Hypertension Watch

Pharmacy Times, Volume 0, 0

Office BP Readings Problematic?Home Monitoring Preferred

Several presentations at the recent 22nd Annual ScientificMeeting of the American Society of Hypertension echoedthe same message. The measurement of blood pressure(BP) during a physician visit is laden with problems.

The American Heart Association guidelines call for BP tobe measured at least 5 minutes after patients arrive for theirvisit or while they are sitting down with their arm supported.The guidelines, however, are not usually followed.

As a result, some cases of hypertension are missed orsome patients are misclassified. The findings emphasizedthe need for patients to monitor their BP at home to determineif they are at risk for morning hypertension. For informationon these presentations, visit www.morningbp.com/pt16Home BP Monitoring Is MoreReliable

A study, reported in the American Journal of Hypertension(May 2007), found that home blood pressure (BP) monitoringis more useful, compared with physician?s office readings and24-hour BP monitoring for tracking heart risk. For the study,163 patients underwent 24-hour ambulatory BP monitoring.The following day, 3 BP measurements were taken at thephysician?s office. The patients then took their BP at home inthe morning and the evening.

Overall, ?home monitoring is the best way of looking atchanges over long periods of time? and for giving data neededfor medication adjustments, commented study authorThomas Pickering, MD. For information on this study, visitwww.morningbp.com/pt18Nocturnal BP Dipping Raises Heart Risk

A new study examining the predictive value of circadianblood pressure (BP) variations in 1472 treated patients withhypertension suggested that patients with either no orextreme nighttime dips in BP face greater cardiovascularrisk, compared with patients with moderate change.

The study included 338 patients with a moderate dippingBP pattern, 745 patients with no dipping pattern in BP, and339 patients with extreme BP dipping. BP was assessedusing a 24-hour ambulatory BP monitoring system. Theresults indicated that 116 cardiovascular events occurred,with a greater number of events in the nondipping andextreme-dipping groups.

Because the rise in BP in the morning is associateddirectly with stroke risk, the findings reinforced the needfor patients to be active participants in treating their conditionby monitoring their BP at home. The findings wererecently presented at the 22nd Annual Scientific Meeting ofthe American Society of Hypertension. For more informationon morning hypertension, visit www.morningbp.com/pt17Improved BP Education Is Needed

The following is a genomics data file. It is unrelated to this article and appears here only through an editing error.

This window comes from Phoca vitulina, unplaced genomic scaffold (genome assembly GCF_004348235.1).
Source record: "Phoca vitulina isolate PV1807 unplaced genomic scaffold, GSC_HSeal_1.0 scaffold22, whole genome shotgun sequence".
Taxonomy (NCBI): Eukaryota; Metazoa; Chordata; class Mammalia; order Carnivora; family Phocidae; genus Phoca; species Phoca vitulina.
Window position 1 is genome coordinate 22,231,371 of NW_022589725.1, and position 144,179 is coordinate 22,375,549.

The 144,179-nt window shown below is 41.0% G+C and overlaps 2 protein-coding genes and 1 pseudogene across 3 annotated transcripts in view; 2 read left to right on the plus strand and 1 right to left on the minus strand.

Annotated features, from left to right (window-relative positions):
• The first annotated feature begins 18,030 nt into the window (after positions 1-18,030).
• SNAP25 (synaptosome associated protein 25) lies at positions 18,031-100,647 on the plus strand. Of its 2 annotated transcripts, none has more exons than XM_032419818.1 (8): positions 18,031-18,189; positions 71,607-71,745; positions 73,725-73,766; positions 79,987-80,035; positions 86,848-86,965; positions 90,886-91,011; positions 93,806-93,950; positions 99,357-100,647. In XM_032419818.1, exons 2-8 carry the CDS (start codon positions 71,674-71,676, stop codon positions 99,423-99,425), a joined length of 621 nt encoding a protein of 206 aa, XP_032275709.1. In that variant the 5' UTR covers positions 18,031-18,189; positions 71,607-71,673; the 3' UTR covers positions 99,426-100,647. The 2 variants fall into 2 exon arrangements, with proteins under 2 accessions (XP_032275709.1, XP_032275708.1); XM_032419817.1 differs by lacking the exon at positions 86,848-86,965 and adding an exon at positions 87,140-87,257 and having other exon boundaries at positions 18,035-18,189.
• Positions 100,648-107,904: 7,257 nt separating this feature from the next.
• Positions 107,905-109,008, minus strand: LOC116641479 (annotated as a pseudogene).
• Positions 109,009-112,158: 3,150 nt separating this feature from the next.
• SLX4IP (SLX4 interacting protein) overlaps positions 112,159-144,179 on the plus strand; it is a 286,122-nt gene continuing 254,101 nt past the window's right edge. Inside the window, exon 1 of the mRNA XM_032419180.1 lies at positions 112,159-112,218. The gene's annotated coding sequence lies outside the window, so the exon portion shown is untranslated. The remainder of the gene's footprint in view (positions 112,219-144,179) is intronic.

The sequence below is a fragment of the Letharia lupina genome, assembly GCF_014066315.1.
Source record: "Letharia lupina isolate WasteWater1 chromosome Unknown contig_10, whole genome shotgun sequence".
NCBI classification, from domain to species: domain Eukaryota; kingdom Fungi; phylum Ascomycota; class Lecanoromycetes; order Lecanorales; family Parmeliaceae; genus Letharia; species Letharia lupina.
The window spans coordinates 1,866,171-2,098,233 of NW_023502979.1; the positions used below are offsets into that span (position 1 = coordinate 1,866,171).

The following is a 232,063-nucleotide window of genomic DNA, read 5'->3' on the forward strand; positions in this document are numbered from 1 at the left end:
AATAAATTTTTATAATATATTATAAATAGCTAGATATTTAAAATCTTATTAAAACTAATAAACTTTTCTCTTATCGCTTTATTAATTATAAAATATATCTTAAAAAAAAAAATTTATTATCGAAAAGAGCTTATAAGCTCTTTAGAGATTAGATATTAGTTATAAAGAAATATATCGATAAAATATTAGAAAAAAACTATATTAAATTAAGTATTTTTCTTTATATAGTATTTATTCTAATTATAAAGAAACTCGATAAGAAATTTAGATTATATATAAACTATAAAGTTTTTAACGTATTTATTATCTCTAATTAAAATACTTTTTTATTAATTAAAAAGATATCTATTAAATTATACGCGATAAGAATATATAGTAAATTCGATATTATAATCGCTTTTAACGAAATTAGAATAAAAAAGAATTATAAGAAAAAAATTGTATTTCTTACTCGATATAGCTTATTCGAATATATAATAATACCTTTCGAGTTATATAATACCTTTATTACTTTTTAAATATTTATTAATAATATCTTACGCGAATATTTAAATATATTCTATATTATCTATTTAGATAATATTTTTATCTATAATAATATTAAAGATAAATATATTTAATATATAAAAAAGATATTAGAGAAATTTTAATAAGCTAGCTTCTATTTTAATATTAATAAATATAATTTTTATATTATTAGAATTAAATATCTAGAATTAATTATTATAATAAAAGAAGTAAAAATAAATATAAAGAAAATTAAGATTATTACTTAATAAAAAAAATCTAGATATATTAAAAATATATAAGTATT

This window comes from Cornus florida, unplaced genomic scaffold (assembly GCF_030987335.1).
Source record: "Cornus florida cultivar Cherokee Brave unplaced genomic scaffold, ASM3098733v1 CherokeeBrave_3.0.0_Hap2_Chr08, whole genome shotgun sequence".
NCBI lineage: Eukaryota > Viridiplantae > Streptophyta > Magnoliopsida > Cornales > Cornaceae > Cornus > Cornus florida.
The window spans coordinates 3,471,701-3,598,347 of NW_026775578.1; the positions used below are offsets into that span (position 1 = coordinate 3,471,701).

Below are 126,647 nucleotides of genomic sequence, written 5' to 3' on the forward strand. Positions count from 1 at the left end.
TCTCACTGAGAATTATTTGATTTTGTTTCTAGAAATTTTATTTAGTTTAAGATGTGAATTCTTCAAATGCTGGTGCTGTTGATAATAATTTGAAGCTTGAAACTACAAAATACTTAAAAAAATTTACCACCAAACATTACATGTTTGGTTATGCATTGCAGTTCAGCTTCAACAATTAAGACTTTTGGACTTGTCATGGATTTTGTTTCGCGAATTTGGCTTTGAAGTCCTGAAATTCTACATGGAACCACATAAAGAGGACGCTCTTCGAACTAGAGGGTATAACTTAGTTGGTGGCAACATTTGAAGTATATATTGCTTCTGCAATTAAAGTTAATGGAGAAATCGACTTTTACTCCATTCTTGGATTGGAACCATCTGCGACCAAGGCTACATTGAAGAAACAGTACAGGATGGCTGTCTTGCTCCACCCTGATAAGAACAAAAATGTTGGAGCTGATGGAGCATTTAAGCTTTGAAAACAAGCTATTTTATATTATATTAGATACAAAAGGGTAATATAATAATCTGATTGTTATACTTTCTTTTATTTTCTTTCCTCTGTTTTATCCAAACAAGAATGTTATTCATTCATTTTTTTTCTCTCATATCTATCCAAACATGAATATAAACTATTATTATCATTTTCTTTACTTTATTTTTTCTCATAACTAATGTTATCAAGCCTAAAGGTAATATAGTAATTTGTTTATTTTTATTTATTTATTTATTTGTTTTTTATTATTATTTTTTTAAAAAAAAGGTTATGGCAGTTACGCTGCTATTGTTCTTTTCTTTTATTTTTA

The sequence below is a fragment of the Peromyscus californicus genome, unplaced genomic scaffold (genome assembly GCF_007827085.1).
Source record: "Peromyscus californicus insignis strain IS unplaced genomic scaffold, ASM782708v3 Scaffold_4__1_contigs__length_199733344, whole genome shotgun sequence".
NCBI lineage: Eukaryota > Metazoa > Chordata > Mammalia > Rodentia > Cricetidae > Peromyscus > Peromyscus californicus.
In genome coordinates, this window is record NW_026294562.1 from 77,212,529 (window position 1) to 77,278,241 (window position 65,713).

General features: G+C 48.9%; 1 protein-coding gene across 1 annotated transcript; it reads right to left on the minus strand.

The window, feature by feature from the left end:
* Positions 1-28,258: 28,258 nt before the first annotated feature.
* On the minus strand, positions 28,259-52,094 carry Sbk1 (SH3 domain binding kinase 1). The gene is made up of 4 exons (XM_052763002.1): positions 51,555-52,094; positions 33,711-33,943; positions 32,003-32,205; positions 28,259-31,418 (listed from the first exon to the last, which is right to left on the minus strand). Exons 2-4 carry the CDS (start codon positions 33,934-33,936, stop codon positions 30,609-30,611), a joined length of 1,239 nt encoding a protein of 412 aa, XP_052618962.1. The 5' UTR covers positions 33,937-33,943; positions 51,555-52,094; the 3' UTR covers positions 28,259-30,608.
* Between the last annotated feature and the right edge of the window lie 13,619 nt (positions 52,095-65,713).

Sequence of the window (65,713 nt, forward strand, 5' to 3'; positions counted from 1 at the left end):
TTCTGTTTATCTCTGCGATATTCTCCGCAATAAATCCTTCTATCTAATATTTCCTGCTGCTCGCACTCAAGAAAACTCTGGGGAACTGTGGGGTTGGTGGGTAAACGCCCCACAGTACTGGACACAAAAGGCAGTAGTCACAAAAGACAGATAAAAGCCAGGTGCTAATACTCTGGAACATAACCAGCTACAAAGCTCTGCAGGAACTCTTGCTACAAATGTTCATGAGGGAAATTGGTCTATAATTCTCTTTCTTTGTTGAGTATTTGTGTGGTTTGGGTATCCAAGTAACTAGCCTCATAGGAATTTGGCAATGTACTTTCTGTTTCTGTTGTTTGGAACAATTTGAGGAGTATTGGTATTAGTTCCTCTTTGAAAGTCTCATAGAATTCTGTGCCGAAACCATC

A majority of patients with hypertensionunderstand that increased bloodpressure (BP) is a major risk for cardiovasculardisease. An online questionnairecompleted by 1245 hypertensivepatients found that >90% correctlyassociated high BP with heart attacksand stroke. The study also found, however,that misconceptions related tohypertension are common.

Of the respondents, 12% (and nearly25% of all blacks) still believe that highBP means an individual is tense or anxious.Approximately 25% of the respondentsincorrectly believe that weightloss is enough to reduce BP. The findingsunderscore the need for bettereducation on high BP and the importanceof monitoring BP on a regularbasis. The data were recently presentedat the 22nd Annual Meeting of theAmerican Society of Hypertension. Forinformation on the data, visit www.morningbp.com/pt19Hypertension: One Billion and Counting...

An analysis of the global impact of high blood pressure (BP)found that almost 1 billion people worldwide have the condition.Researchers are hoping that the statistics will pushworld governments to fight high BP.

Experts assembled 2 teams of specialists to map whatthey are calling the ?coming crisis of hypertension.? Thegroup recently provided copies to governments and healthofficials around the globe, which called for a cultural change.The increase in BP problems is being fueled by the world?spopulation aging and getting fatter. Surprisingly, the reportcited worse hypertension rates in much of Western Europe,compared with the United States. The most significantincrease is forecast for developing countries and nationsquickly moving to more Western-style economies, warnedthe experts. Therefore, hypertension needs to be addressedacross all populations, and strategies are needed to curtailthis growing problem. For information on morning hypertension,visit www.morningbp.com/pt20